Lectio divina is Latin for “holy reading” and describes a way of systematically reading the Scriptures and praying so that we gradually let go of our own agenda and open ourselves to what God wants to say to us. Scripture is the revelation of God’s heart to us. In carefully reading and internalizing it, we begin to understand what is God’s will and we begin to pray in accordance with his will rather than our own. The Apostle John stated, “This is the confidence we have in approaching God: that if we ask anything according to his will, he hears us” (1 John 5:14).
This method of Bible reading and prayer has historical roots to Origen Adamantius (ca. 185– 254), an early Christian scholar and theologian. In September 2005, Pope Benedict XVI stated:
I would like in particular to recall and recommend the ancient tradition of Lectio divina: the diligent reading of Sacred Scripture accompanied by prayer brings about that intimate dialogue in which the person reading hears God who is speaking, and in praying, responds to him with trusting openness of heart (cf. Dei Verbum, n. 25). If it is effectively promoted, this practice will bring to the Church – I am convinced of it – a new spiritual springtime.
How To Get Started
Lectio divina has no goal other than that of being in the presence of God by praying the Scriptures. Adapted from an article by Father Luke Dysinger, the following steps are recommended:
- Choose any text of the Scriptures. Place yourself in a comfortable position and become silent.
- Turn to the text and read it slowly. Take the word or phrase into yourself.
- Speak to God. Use the word or phrase God has given you as a means of transforming the ideas and memories that your reflection has awakened.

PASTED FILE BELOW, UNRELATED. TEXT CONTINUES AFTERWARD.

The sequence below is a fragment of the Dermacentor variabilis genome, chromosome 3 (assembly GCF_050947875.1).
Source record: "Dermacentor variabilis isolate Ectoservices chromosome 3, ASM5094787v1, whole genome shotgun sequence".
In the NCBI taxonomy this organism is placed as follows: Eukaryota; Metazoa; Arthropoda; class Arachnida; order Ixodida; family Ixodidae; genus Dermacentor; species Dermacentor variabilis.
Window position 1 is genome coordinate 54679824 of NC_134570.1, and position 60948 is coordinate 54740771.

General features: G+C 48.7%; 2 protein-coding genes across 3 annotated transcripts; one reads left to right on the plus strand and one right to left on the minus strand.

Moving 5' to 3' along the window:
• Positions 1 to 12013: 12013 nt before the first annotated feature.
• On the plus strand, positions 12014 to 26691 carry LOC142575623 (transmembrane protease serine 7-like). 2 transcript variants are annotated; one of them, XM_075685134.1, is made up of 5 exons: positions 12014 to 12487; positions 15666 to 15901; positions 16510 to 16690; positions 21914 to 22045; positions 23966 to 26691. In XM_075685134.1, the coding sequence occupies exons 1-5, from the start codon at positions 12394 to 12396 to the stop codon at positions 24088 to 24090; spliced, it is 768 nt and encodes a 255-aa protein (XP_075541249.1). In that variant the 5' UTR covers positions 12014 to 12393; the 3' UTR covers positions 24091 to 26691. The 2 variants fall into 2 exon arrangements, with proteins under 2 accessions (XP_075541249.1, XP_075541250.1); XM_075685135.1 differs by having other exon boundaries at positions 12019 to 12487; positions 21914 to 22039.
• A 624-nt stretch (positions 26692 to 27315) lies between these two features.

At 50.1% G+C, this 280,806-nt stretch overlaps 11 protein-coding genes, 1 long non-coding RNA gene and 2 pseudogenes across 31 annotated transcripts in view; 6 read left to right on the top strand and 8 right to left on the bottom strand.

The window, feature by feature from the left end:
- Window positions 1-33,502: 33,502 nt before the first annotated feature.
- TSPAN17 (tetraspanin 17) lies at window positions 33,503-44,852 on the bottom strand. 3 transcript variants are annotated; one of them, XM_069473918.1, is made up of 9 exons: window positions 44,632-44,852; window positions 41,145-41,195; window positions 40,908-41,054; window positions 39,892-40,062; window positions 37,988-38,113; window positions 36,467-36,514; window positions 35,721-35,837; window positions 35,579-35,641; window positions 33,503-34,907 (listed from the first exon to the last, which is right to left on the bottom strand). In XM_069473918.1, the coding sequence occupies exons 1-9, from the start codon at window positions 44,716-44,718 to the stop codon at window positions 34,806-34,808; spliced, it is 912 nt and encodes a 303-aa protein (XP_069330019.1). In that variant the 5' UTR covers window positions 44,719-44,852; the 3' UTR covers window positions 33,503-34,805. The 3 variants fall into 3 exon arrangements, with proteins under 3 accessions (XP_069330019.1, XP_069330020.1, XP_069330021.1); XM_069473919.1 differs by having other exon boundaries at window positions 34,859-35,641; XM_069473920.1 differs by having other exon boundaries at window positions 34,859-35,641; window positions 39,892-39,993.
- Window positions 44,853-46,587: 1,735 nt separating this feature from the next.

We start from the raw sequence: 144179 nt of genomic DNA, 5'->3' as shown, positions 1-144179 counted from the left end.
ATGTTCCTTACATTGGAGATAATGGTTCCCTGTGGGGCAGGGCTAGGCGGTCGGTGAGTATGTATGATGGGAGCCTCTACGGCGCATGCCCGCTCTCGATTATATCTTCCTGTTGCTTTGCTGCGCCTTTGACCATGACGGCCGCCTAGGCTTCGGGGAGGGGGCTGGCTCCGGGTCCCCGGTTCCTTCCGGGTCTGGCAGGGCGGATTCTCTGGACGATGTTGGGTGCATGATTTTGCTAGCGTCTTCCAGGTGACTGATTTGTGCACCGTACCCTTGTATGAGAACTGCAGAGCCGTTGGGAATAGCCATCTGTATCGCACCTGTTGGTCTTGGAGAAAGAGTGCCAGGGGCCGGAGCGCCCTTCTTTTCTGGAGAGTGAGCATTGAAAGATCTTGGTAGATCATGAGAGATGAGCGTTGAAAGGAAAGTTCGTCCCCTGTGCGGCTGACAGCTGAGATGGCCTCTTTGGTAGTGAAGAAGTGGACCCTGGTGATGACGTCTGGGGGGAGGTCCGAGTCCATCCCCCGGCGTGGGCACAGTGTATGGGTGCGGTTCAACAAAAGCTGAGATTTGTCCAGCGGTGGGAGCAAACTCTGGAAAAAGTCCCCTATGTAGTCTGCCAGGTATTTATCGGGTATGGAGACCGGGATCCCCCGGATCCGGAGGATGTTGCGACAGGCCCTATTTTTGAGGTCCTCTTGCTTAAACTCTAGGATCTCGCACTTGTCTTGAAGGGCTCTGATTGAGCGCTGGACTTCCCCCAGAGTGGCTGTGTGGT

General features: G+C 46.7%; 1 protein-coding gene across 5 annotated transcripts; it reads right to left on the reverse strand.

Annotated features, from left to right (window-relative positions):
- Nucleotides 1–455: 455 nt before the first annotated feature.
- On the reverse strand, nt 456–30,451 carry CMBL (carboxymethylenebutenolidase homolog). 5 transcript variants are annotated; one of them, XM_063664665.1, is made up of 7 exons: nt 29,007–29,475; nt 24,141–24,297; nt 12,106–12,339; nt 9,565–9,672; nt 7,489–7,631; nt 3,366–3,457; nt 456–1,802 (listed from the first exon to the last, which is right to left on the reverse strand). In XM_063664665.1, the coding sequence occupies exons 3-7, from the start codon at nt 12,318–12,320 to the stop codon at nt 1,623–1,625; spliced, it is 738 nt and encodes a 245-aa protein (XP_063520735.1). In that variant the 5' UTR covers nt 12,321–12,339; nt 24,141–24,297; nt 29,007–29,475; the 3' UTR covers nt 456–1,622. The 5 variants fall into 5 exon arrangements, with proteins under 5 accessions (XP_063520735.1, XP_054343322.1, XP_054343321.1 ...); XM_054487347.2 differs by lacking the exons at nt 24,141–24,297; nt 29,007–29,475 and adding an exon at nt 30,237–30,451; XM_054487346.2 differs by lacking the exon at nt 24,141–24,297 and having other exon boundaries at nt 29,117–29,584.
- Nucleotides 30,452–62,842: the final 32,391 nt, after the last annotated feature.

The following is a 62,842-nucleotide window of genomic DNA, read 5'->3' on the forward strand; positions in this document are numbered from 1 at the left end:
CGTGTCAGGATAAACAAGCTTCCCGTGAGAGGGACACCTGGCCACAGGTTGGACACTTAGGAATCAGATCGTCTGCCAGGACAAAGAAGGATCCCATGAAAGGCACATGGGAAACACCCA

- Rest in God’s embrace. And when he invites you to return to your contemplation of his word or to your inner dialogue with him, do so.
- Return several times to the printed text, either to savor the literary context of the word or phrase that God has given or to seek a new word or phrase to ponder. At other times, only a single word or phrase will fill the whole time.
Some Scripture Text to Start With
Use some of the Bible verses below to start Praying the Bible.
Our Father who is in heaven, hallowed be Your name. Your kingdom come Your will be done, On earth as it is in heaven. MATTHEW 6:9-10
Create in me a pure heart, O God, and renew a steadfast spirit within me. PSALM 51:10
Search me, O God, and know my heart; test my thoughts. Point out anything in me that makes you sad, and lead me along the path of everlasting life. PSALM 139:23-24
O Lord, will you revive us again, that your people may rejoice in you. PSALM 85:6
Therefore this is what the Lord says: “If you repent, I will restore you that you may serve me. If you utter worth, not worthless words, you will be my spokesman.” JEREMIAH 15:19a
Restore to us yourself, O Lord, that we may return. Renew our days as of old. LAMENTATIONS 5:21
Therefore confess your sins to each other and pray for each other so that you may be healed. The prayer of a righteous man is powerful and effective. JAMES 5:16
If my people, who are called by my name, will humble themselves and pray and seek my face and turn from their wicked ways, then will I hear from heaven and will forgive their sin and will heal their land. 2 CHRONICLES 7:14
I urge then, first of all, that requests, prayers, intercession and thanksgiving be made for everyone … This is good, and pleases God our Savior, who wants all men to be saved and come to a knowledge of truth. 1 TIMOTHY 2:1,3,4
My prayer is not for them alone. I pray also for those who will believe in me through their message, that all of them may be one, Father, just as you are in me and I am in you. May they also be in us so that the world may believe that you have sent me. JOHN 17:20-21